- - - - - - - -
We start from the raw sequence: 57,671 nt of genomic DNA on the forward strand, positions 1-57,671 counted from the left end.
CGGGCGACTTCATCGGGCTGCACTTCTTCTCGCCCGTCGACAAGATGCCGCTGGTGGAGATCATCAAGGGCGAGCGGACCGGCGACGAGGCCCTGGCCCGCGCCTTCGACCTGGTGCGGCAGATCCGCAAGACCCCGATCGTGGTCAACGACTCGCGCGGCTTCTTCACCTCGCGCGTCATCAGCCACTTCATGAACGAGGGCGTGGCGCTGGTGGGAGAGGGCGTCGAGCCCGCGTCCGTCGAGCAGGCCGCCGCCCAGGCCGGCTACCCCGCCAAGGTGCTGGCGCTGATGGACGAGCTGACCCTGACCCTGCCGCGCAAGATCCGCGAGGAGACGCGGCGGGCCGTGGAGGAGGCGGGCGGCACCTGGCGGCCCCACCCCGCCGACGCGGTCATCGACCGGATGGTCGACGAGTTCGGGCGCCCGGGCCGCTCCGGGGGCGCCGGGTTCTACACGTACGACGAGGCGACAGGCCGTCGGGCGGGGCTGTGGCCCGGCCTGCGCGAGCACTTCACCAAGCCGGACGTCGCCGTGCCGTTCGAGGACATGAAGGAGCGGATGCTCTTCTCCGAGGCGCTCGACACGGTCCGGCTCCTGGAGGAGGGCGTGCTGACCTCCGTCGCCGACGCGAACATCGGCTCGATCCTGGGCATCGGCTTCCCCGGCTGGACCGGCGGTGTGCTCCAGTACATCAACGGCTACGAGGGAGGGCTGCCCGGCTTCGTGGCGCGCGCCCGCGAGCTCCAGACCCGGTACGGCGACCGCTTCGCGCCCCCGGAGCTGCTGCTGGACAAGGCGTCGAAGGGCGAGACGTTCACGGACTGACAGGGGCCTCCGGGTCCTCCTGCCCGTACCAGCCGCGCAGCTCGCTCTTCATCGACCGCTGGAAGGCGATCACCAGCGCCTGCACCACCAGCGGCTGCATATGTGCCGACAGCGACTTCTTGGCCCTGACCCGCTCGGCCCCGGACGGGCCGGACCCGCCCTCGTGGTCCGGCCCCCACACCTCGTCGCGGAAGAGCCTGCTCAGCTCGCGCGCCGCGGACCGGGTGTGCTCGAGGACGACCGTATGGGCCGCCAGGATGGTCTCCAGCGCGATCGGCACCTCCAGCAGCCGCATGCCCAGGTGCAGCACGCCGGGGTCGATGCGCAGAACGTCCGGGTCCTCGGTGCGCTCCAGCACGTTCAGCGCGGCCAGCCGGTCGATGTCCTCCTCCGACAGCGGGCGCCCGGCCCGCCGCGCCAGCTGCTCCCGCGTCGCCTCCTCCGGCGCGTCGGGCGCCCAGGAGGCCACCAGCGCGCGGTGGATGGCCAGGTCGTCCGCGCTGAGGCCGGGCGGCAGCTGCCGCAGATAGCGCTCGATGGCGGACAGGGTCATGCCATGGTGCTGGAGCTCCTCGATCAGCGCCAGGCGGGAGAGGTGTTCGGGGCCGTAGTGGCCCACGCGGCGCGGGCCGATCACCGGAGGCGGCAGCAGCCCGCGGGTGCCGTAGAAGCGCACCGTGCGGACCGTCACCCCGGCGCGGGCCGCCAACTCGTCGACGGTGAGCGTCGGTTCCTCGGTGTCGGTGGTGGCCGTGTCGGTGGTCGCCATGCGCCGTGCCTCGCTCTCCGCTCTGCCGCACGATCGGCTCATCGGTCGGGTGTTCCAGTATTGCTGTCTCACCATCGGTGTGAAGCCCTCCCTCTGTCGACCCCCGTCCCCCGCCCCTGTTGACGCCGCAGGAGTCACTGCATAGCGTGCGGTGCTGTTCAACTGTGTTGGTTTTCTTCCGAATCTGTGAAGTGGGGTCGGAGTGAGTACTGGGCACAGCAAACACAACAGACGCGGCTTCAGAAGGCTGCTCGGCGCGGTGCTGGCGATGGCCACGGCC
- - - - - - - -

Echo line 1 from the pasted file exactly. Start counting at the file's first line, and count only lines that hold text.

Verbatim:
We start from the raw sequence: 57,671 nt of genomic DNA on the forward strand, positions 1-57,671 counted from the left end.